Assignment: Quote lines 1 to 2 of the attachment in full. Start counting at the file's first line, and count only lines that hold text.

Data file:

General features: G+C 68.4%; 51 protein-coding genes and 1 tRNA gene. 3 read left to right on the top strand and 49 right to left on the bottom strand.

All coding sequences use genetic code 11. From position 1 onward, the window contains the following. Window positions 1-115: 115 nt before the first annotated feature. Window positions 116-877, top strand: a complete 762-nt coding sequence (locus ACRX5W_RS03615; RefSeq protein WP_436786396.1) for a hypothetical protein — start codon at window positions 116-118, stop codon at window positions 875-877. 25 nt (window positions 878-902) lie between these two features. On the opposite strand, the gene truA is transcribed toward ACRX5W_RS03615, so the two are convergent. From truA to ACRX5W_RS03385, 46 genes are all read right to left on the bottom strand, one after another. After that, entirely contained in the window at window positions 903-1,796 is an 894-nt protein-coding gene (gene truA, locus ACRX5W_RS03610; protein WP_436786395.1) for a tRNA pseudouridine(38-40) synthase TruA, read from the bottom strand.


General features: G+C 68.4%; 51 protein-coding genes and 1 tRNA gene. 3 read left to right on the top strand and 49 right to left on the bottom strand.

All coding sequences use genetic code 11. From position 1 onward, the window contains the following. Window positions 1-115: 115 nt before the first annotated feature. Window positions 116-877, top strand: a complete 762-nt coding sequence (locus ACRX5W_RS03615; RefSeq protein WP_436786396.1) for a hypothetical protein — start codon at window positions 116-118, stop codon at window positions 875-877. 25 nt (window positions 878-902) lie between these two features. On the opposite strand, the gene truA is transcribed toward ACRX5W_RS03615, so the two are convergent. From truA to ACRX5W_RS03385, 46 genes are all read right to left on the bottom strand, one after another. After that, entirely contained in the window at window positions 903-1,796 is an 894-nt protein-coding gene (gene truA, locus ACRX5W_RS03610; protein WP_436786395.1) for a tRNA pseudouridine(38-40) synthase TruA, read from the bottom strand.